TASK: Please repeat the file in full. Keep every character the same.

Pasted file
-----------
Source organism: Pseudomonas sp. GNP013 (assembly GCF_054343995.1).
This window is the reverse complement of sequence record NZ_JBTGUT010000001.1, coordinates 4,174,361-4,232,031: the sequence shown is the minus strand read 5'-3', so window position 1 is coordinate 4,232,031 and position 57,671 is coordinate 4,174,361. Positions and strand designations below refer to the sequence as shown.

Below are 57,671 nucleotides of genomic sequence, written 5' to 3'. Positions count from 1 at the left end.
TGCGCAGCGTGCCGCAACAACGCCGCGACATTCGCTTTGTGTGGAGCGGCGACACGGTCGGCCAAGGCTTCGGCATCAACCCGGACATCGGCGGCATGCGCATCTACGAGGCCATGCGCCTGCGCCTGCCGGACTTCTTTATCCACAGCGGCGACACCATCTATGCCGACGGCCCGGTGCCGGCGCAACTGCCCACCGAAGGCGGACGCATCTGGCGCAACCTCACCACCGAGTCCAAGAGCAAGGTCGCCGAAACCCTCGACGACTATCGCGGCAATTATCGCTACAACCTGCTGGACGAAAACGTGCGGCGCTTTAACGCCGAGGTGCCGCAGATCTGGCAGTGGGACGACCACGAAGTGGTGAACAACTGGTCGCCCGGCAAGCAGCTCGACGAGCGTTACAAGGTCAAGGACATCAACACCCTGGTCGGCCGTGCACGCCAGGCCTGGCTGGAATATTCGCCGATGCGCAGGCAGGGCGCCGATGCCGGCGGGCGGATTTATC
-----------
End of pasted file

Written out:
Source organism: Pseudomonas sp. GNP013 (assembly GCF_054343995.1).
This window is the reverse complement of sequence record NZ_JBTGUT010000001.1, coordinates 4,174,361-4,232,031: the sequence shown is the minus strand read 5'-3', so window position 1 is coordinate 4,232,031 and position 57,671 is coordinate 4,174,361. Positions and strand designations below refer to the sequence as shown.

Below are 57,671 nucleotides of genomic sequence, written 5' to 3'. Positions count from 1 at the left end.
TGCGCAGCGTGCCGCAACAACGCCGCGACATTCGCTTTGTGTGGAGCGGCGACACGGTCGGCCAAGGCTTCGGCATCAACCCGGACATCGGCGGCATGCGCATCTACGAGGCCATGCGCCTGCGCCTGCCGGACTTCTTTATCCACAGCGGCGACACCATCTATGCCGACGGCCCGGTGCCGGCGCAACTGCCCACCGAAGGCGGACGCATCTGGCGCAACCTCACCACCGAGTCCAAGAGCAAGGTCGCCGAAACCCTCGACGACTATCGCGGCAATTATCGCTACAACCTGCTGGACGAAAACGTGCGGCGCTTTAACGCCGAGGTGCCGCAGATCTGGCAGTGGGACGACCACGAAGTGGTGAACAACTGGTCGCCCGGCAAGCAGCTCGACGAGCGTTACAAGGTCAAGGACATCAACACCCTGGTCGGCCGTGCACGCCAGGCCTGGCTGGAATATTCGCCGATGCGCAGGCAGGGCGCCGATGCCGGCGGGCGGATTTATC